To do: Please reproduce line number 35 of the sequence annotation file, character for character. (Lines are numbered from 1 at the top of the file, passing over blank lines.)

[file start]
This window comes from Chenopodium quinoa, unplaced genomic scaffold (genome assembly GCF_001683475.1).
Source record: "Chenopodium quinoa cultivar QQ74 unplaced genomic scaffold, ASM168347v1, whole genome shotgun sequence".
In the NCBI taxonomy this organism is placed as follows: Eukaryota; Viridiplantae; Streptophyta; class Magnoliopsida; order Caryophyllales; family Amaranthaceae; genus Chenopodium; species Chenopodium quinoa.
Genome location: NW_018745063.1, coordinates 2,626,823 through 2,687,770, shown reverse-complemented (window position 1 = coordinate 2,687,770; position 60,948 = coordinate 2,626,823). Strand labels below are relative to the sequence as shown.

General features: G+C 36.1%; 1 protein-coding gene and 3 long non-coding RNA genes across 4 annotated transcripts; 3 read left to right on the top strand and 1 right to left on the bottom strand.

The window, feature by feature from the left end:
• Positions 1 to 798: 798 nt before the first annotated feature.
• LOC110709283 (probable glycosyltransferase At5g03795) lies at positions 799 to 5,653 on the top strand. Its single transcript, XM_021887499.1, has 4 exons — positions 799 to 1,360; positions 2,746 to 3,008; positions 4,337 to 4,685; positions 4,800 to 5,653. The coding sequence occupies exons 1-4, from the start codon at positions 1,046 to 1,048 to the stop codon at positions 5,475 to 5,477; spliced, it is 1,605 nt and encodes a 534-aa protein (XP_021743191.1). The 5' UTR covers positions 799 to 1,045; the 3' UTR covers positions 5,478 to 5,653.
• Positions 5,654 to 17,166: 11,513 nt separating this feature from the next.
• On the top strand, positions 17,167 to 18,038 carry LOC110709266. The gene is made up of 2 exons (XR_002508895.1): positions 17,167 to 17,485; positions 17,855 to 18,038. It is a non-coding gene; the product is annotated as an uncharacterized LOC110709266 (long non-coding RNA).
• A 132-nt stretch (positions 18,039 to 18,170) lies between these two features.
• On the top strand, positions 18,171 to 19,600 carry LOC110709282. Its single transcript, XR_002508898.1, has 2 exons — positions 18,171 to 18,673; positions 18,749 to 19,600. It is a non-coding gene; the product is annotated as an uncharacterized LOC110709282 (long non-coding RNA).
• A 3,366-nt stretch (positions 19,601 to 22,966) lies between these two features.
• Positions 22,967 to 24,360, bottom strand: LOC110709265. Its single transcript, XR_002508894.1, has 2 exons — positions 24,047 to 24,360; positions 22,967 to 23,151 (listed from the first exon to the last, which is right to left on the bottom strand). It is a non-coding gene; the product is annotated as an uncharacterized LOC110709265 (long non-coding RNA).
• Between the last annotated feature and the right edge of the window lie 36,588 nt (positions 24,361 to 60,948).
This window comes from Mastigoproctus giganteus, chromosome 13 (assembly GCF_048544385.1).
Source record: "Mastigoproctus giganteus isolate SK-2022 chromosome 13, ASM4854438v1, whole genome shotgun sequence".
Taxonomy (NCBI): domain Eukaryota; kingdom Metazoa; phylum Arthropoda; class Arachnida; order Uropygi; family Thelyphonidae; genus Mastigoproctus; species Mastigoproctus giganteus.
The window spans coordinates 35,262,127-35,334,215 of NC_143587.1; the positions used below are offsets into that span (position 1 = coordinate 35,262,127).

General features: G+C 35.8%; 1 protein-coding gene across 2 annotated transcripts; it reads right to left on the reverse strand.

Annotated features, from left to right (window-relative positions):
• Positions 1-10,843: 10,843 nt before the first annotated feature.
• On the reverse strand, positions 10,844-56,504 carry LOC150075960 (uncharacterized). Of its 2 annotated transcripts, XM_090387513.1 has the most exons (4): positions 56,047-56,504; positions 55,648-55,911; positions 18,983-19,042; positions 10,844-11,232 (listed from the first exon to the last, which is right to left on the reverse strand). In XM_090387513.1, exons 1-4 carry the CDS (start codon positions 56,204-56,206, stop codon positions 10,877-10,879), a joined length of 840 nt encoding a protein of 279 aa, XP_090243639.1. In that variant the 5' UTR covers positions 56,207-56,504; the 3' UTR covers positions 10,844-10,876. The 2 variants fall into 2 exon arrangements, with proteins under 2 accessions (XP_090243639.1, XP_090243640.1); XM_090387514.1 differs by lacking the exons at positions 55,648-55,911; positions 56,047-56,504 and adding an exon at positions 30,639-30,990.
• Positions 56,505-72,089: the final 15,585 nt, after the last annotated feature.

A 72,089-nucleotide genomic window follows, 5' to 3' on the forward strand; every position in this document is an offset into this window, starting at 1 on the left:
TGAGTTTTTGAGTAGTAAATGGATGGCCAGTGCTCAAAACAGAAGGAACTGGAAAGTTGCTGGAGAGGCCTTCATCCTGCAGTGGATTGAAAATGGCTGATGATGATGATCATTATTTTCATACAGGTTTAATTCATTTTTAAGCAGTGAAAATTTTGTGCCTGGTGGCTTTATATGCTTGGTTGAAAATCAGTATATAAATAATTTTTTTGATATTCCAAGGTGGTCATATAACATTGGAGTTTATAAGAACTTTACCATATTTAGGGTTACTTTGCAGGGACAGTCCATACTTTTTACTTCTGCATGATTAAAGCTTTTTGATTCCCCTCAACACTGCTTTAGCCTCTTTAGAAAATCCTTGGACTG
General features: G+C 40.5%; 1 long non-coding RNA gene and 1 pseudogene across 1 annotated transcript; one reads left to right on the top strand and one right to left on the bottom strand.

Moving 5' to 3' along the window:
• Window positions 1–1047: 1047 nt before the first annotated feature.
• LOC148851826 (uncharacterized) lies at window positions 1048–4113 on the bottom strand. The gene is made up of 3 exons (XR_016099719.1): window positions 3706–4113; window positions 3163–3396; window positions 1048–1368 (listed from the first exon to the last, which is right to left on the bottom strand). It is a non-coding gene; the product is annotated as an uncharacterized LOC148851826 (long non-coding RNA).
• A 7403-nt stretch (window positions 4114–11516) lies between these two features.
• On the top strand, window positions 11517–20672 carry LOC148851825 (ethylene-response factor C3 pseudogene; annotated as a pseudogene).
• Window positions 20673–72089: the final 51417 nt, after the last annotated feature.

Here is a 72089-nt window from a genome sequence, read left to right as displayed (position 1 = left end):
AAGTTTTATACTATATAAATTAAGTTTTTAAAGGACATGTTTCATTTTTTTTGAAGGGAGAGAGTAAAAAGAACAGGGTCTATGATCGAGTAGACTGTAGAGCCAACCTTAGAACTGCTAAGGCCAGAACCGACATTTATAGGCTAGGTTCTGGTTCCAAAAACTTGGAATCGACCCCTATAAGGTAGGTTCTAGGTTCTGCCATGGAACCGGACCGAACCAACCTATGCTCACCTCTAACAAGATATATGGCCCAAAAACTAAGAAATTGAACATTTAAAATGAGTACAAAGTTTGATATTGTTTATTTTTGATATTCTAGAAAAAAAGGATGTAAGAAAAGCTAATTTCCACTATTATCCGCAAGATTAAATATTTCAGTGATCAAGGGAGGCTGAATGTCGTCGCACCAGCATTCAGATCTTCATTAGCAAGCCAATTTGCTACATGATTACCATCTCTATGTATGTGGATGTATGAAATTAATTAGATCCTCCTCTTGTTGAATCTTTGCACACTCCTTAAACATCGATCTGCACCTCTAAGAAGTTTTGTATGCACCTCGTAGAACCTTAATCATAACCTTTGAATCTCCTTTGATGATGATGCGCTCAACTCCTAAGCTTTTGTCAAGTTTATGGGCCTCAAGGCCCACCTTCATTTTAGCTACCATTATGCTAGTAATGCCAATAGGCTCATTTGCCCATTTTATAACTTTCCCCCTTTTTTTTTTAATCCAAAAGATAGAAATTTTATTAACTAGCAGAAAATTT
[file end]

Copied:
AAGTTTTATACTATATAAATTAAGTTTTTAAAGGACATGTTTCATTTTTTTTGAAGGGAGAGAGTAAAAAGAACAGGGTCTATGATCGAGTAGACTGTAGAGCCAACCTTAGAACTGCTAAGGCCAGAACCGACATTTATAGGCTAGGTTCTGGTTCCAAAAACTTGGAATCGACCCCTATAAGGTAGGTTCTAGGTTCTGCCATGGAACCGGACCGAACCAACCTATGCTCACCTCTAACAAGATATATGGCCCAAAAACTAAGAAATTGAACATTTAAAATGAGTACAAAGTTTGATATTGTTTATTTTTGATATTCTAGAAAAAAAGGATGTAAGAAAAGCTAATTTCCACTATTATCCGCAAGATTAAATATTTCAGTGATCAAGGGAGGCTGAATGTCGTCGCACCAGCATTCAGATCTTCATTAGCAAGCCAATTTGCTACATGATTACCATCTCTATGTATGTGGATGTATGAAATTAATTAGATCCTCCTCTTGTTGAATCTTTGCACACTCCTTAAACATCGATCTGCACCTCTAAGAAGTTTTGTATGCACCTCGTAGAACCTTAATCATAACCTTTGAATCTCCTTTGATGATGATGCGCTCAACTCCTAAGCTTTTGTCAAGTTTATGGGCCTCAAGGCCCACCTTCATTTTAGCTACCATTATGCTAGTAATGCCAATAGGCTCATTTGCCCATTTTATAACTTTCCCCCTTTTTTTTTTAATCCAAAAGATAGAAATTTTATTAACTAGCAGAAAATTT